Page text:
MTA Chief Safety Officer David Mayer said employees will be screened during their mandatory MTA physical examinations. The doctor will administer a questionnaire to gauge the patient’s risk for drowsiness, and also check neck circumference. A neck circumference of over 17 inches can be a sleep apnea factor.

Mayer says that should an operator be labeled as an at-risk for the condition, “our employee will be referred for a sleep study.”

Once the MTA board approves it, ENT & Allergy/ Night & Day Sleep Service, Respira, Northwell Health and Catholic Health Services of Long Island will get the contract.

Larry Schwartz, MTA board member, said “We need to do the initial screenings, prioritized by looking at at-risk MTA employees, and get these apnea tests under way.”

Schwartz continued, “It’s an important way to assure the riding public that we’re doing everything humanly possible when it comes to their safety.”

M.T.A and Transit Workers Come to Agreement on Labor Contract

Just this past Monday, the Metropolitan Transportation Authority (M.T.A.) came to an agreement that will give New York City subway and bus workers a 2 percent pay raise. They reached an agreement not too long after the end of the last contract.
Many would believe that the finalization of the contract is to be the last act the M.T.A. chairman, Thomas Prendergast, performs while still in power. Prendergast steps down soon and announced this decision when the Second Avenue subway first opened.
One of the main focuses of the contract was worker safety. This became a main issue after a worker was hit by a subway train while trying to set up lights for a construction zone. Despite this key point, however, the details of the agreement have yet to be fully disclosed. The members and executive board of the Transport Workers Union have to approve the agreement as well.
The estimation is that the contract provides workers with a raise of up to 2.5 percent within the first 13 months of the 28-month agreement. The following 13 months would see the same percent raise. The last two months of the contract workers get $500.
The increase in wages will only begin once all parties involved ratify the contract. Large bus operators who receive an hourly wage will also get an increase.
John Samuelsen is the President of the Transport Workers Union representing over 38,000 workers in the city. He said in a statement, “We waged a multifaceted campaign that raised the awareness about the value transit workers have to this city, the dangerous nature of their work and the sacrifices they make to move eight million riders a day.”

MTA’s Financial Plan for 2017 Includes a Fare Hike

More people are relying on public transportation and MTA has to cater to the increasing number of riders. With MTA’s inconsistent and unreliable service, MTA is planning to increase fare prices to provide better service to consumers.

Subway and bus services have been plagued with delays and incompetent service this past year despite an increase of riders this past year.

MTA has almost definite plans of increasing the base price of fare from $2.75 to $3. MTA is going for a projected goal of at least $300 million annually. Prices for other metro cards such as 7-day and 30-day may also increase.

MTA officials state that they would not raise prices unless they see a mutual pain for everyone by doing so. If financial forecasts in November do well, then MTA will rethink about the price hike.

A 4% fare increase for MTA will earn $308 million annually until 2020. In addition, if MTA follows its trend of metro card fare spikes, MTA will earn another $584 million in two years time.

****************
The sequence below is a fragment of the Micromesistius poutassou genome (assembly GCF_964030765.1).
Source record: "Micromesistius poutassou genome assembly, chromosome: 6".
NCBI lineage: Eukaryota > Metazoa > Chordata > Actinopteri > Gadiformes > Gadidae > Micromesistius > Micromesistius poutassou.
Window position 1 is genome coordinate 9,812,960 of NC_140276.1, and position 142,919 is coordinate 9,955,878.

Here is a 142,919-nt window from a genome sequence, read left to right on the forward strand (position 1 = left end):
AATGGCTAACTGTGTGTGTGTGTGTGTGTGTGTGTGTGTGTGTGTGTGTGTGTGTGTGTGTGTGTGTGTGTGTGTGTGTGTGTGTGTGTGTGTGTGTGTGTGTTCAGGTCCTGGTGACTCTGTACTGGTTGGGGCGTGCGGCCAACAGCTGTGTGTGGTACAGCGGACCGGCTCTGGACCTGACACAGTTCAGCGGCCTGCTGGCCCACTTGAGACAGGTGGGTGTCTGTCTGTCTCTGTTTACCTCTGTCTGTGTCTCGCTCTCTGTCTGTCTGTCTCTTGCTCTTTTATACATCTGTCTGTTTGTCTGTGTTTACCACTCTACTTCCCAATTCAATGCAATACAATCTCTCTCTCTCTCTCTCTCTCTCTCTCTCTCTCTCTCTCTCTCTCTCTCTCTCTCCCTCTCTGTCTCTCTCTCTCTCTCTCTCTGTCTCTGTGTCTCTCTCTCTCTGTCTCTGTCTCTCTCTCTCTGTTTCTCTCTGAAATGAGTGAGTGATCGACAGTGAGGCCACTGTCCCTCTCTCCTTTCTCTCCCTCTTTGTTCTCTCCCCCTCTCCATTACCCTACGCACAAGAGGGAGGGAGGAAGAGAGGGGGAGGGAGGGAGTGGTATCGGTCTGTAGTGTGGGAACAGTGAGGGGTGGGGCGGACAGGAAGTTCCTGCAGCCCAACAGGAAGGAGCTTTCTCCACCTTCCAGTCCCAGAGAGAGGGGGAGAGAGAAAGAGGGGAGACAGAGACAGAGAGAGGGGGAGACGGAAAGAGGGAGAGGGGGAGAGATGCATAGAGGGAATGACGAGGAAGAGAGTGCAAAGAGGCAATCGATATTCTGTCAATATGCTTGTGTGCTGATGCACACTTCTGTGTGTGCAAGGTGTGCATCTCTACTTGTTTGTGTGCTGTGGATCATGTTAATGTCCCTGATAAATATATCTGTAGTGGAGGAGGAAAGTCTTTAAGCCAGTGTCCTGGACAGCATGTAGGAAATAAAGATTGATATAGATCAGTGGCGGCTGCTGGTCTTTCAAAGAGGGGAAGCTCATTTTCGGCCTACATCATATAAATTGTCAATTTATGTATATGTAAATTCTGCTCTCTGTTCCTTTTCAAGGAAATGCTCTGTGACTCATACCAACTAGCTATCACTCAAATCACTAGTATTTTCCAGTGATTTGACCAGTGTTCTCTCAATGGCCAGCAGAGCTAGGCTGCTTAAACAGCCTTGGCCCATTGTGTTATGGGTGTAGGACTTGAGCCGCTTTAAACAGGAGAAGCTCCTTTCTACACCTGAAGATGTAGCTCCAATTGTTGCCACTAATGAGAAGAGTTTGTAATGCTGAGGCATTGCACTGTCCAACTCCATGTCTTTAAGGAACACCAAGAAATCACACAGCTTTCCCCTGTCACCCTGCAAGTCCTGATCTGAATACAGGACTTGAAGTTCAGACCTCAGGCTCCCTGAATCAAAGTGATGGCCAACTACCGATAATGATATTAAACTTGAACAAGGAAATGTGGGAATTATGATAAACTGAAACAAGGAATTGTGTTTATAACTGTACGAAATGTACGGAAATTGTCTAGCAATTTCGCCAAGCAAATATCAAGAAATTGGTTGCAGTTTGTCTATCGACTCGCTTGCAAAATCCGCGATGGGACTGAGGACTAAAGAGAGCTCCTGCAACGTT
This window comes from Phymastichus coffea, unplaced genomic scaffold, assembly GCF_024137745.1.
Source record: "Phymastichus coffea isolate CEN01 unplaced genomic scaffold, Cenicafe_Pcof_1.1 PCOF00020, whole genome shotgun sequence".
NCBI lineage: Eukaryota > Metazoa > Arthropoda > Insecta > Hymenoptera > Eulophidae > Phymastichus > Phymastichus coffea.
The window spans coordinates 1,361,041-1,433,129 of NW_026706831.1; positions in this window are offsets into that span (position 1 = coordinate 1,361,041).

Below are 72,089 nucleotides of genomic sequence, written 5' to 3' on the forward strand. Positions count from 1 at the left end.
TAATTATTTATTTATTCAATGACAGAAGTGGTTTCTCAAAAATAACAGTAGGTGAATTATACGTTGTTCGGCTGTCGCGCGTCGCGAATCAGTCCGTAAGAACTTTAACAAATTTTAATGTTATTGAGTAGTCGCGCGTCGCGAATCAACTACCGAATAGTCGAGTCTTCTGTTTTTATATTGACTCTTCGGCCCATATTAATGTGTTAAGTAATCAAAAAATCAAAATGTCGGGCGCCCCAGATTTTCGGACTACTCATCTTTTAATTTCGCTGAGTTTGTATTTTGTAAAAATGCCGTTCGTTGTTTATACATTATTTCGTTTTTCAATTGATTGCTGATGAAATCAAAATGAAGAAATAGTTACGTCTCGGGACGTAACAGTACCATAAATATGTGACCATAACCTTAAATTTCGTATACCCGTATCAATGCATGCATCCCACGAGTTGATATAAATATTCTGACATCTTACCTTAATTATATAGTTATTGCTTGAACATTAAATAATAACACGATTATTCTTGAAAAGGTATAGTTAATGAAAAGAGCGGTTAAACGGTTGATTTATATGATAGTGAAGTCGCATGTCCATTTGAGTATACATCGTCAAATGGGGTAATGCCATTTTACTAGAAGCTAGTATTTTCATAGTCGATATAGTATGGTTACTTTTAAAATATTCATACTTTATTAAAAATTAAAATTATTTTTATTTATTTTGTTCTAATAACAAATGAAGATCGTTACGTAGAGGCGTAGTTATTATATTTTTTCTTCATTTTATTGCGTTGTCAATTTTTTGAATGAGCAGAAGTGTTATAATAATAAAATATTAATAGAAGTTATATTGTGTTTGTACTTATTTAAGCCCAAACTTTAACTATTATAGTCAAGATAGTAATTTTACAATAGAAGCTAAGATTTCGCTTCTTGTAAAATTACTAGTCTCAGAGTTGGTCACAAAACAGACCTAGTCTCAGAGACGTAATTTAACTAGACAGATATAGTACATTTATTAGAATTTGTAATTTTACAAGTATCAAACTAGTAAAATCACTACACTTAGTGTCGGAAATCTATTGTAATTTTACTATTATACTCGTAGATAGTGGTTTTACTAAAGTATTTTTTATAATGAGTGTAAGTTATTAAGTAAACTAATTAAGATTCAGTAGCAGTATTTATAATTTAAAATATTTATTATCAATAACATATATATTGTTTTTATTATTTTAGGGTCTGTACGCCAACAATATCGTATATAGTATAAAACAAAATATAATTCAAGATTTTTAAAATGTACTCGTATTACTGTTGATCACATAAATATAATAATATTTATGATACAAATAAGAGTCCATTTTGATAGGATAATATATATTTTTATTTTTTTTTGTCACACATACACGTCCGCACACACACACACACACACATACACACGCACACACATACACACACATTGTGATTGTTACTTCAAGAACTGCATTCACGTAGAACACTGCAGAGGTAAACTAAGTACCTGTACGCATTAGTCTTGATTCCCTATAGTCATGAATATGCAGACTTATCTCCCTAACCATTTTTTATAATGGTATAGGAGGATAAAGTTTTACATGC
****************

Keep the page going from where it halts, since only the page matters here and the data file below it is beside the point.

In 2015, MTA earned $7.7 billion in toll and fare earnings. According to budget reports, this amount only makes up for half of the cost that MTA needs to run its transportation systems.

In February, MTA earnings did not reach its projected goal and instead missed its benchmark by $182 million.

Although this fare increase will help MTA provide better service for its consumers, some consumers are still discontent with the fare increase back in 2015. Increasing the fare by a quarter can hugely impact low-income workers. Other riders are willing to pay a little extra if MTA promises better service and punctual trains.

Mayor Bill De Blasio is trying to find an alternative to the fare hike and help low-income workers. He wants to see if there is a way to earn enough money for the MTA without digging a whole in the pockets of the poor.

San Francisco Tech Bus Program in Hot Water?

You can’t please everyone and that includes who should have access to city bus routes. Plans for tech companies to use San Francisco’s municipal bus routes have had activists up in arms. As early as late last year activists have been barring buses that ferry tech firm employees from Google, Facebook, and Yahoo. They blame these and other tech companies in the San Francisco area for creating economic disparity. The lawsuit states the tech bus program displaces lower-income workers, creates greater pollution, and disrupt the usual flow of public transit.

Chris Daley, political director of SIEU Local Union 1021, stated “The buses tie up traffic and make their way into public bus stops without paying a fair share of the freight.” The tech bus program has been running for the past 18-months. San Francisco has exempted it from review under the California Environmental Quality Act as the program claims that it is still in its data gathering phase. The program employees 350 buses and the city estimates that about 35,000 tech commuters take advantage of the routes on a daily basis.

That should at least take the pollution argument off the table. Though an individual bus produces more pollution than a single car, 350 buses produce far less pollution than 35,000 cars. This should also cut down on traffic with all those automobiles off the road. As far as displacing lower-income workers are concerned though, it’s the flaw in the plan. It seems that this lawsuit really stems from jealousy of the have-nots, but this may be their silver lining. People should not be forced to leave their homes to make room for bus routes. Most likely this affair will be settled out of court, and hopefully it will be the last time we have to hear about it.